effects of financing.

All-in cost

Total costs, explicit and implicit.

Allowance for bad debts

An offset to the accounts receivable balance, against which
bad debts are charged. The presence of this allowance allows one to avoid severe
changes in the period-to-period bad debt expense by expensing a steady amount to
the allowance account in every period, rather than writing off large bad debts to
expense on an infrequent basis.

Allowance for doubtful accounts

A contra account related to accounts receivable that represents the amounts that the company expects will not be collected.

Allowance for Doubtful Accounts

An estimate of the uncollectible portion of accounts receivable
that is subtracted from the gross amount of accounts receivable to arrive at the estimated collectible

American shares

Securities certificates issued in the U.S. by a transfer agent acting on behalf of the foreign
issuer. The certificates represent claims to foreign equities.

Amortized Cost

cost of a security adjusted for the amortization of any purchase premium or

Amortizing interest rate swap

Swap in which the principal or national amount rises (falls) as interest rates
rise (decline).

annual return

The fund return, for any 12-month period, including changes in unit value and the reinvestment of distributions, but not taking into account sales, redemption, distribution or other optional charges or income taxes payable by any unitholder that would reduce returns.

Annualized holding period return

The annual rate of return that when compounded t times, would have
given the same t-period holding return as actually occurred from period 1 to period t.

appraisal cost

a quality control cost incurred for monitoring
or inspection; compensates for mistakes not eliminated
through prevention activities

Arbitrage-free option-pricing models

Yield curve option-pricing models.

Arithmetic average (mean) rate of return

Arithmetic mean return.

Arithmetic mean return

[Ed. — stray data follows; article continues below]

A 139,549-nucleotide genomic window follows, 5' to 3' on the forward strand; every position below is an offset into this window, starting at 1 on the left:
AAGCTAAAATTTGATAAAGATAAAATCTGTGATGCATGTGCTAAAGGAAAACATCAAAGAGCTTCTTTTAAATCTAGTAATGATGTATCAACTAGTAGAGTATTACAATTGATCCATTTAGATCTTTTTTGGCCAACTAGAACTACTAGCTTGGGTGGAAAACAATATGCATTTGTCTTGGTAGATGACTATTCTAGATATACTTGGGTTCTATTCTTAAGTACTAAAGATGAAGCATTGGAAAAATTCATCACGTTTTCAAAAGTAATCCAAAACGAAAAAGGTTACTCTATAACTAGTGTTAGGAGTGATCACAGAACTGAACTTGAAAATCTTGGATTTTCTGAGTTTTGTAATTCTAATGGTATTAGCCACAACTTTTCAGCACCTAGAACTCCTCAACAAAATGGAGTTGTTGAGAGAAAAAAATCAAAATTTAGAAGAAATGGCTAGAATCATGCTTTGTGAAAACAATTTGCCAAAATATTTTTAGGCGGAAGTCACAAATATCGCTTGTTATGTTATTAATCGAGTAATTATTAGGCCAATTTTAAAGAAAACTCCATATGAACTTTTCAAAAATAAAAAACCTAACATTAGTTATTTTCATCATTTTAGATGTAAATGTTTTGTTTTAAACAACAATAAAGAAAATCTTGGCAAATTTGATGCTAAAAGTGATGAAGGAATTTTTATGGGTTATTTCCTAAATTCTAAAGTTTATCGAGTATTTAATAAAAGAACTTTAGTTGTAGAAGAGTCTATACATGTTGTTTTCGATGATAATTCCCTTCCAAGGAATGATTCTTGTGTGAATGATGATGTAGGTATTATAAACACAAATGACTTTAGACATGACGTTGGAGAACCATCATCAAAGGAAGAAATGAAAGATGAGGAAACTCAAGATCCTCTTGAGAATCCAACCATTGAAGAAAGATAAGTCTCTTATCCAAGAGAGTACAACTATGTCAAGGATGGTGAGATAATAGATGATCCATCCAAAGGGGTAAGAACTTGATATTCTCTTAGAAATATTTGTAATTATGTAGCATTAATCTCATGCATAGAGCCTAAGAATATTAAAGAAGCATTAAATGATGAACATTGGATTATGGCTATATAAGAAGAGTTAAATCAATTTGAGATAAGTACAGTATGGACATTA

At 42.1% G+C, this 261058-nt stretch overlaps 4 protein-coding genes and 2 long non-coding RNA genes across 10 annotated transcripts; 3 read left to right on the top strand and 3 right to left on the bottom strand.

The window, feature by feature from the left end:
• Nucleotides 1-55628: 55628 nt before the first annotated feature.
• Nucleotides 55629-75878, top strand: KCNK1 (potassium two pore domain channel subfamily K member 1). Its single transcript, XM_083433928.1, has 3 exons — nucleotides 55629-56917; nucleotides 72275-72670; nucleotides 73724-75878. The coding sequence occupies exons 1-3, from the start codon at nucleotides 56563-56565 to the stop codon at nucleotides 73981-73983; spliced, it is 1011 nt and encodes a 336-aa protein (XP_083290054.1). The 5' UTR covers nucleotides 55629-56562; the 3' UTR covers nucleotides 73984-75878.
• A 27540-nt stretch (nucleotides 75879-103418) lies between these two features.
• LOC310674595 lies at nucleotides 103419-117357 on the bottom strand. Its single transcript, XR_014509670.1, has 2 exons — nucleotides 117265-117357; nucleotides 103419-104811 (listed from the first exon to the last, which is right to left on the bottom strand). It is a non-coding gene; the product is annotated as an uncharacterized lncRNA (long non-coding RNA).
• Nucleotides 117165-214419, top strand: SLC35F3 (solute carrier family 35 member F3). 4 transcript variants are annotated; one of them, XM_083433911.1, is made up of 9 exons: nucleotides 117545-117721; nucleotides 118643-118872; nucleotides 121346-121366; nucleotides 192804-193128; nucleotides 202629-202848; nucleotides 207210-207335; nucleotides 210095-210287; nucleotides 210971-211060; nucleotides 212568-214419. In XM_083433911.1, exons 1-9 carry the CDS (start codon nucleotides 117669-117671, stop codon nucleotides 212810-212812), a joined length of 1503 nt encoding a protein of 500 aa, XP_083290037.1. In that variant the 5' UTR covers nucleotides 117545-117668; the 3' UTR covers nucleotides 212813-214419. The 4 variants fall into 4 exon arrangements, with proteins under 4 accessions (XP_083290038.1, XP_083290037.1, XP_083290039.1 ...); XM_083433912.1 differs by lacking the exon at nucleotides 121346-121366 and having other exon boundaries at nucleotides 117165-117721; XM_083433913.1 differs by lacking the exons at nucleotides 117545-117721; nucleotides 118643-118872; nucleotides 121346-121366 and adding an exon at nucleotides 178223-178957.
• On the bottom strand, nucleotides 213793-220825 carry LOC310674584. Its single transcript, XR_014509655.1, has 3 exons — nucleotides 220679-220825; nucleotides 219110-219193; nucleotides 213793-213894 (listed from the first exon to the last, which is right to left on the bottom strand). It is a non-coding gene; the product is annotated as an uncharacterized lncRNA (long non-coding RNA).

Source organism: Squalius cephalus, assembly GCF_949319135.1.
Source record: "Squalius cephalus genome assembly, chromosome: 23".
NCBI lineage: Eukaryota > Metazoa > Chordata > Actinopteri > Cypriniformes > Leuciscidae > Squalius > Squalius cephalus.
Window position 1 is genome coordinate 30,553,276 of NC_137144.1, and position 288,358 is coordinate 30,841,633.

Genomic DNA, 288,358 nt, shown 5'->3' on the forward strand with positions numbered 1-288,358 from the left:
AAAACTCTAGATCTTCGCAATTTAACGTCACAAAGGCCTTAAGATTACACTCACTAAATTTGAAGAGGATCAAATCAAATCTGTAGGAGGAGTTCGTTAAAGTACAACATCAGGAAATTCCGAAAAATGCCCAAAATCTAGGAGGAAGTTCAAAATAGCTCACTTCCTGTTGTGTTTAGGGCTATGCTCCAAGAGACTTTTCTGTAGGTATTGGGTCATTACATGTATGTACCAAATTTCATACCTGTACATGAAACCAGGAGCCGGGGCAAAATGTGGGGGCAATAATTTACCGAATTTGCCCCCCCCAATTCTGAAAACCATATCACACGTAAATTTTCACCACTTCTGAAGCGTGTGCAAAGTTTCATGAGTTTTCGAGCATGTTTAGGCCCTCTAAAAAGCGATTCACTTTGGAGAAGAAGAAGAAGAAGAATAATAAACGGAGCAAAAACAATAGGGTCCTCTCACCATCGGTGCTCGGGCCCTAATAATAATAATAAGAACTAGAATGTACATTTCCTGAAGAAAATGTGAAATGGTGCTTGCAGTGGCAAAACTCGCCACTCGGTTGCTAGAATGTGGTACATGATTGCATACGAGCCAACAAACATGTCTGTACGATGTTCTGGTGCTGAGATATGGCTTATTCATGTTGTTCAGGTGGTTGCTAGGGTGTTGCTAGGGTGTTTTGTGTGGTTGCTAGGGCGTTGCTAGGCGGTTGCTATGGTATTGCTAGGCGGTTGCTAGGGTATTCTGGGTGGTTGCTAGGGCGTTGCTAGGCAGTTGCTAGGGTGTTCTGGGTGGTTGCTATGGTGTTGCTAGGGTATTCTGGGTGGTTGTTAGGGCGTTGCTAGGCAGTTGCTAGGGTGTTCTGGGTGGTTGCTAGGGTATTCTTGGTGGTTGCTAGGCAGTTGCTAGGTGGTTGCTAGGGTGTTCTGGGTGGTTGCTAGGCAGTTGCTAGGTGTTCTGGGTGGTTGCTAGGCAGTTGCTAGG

An average of the subperiod returns, calculated by summing the subperiod returns
and dividing by he number of subperiods.

Asset/equity ratio

The ratio of total assets to stockholder equity.

attribute-based costing (ABC II)

an extension of activitybased costing using cost-benefit analysis (based on increased customer utility) to choose the product attribute
enhancements that the company wants to integrate into a product

authorized share capital

Maximum number of shares that the company is permitted to issue, as specified in the firm’s articles of incorporation.

Authorized shares

Number of shares authorized for issuance by a firm's corporate charter.

Authorized shares

The number of shares of stock that the company is legally authorized to sell.

Average accounting return

The average project earnings after taxes and depreciation divided by the average
book value of the investment during its life.

Average-Cost Inventory Method

The inventory cost-flow assumption that assigns the average
cost of beginning inventory and inventory purchases during a period to cost of goods sold and
ending inventory.

Average cost of capital

A firm's required payout to the bondholders and to the stockholders expressed as a
percentage of capital contributed to the firm. Average cost of capital is computed by dividing the total
required cost of capital by the total amount of contributed capital.

Average rate of return (ARR)

The ratio of the average cash inflow to the amount invested.

Avoidable costs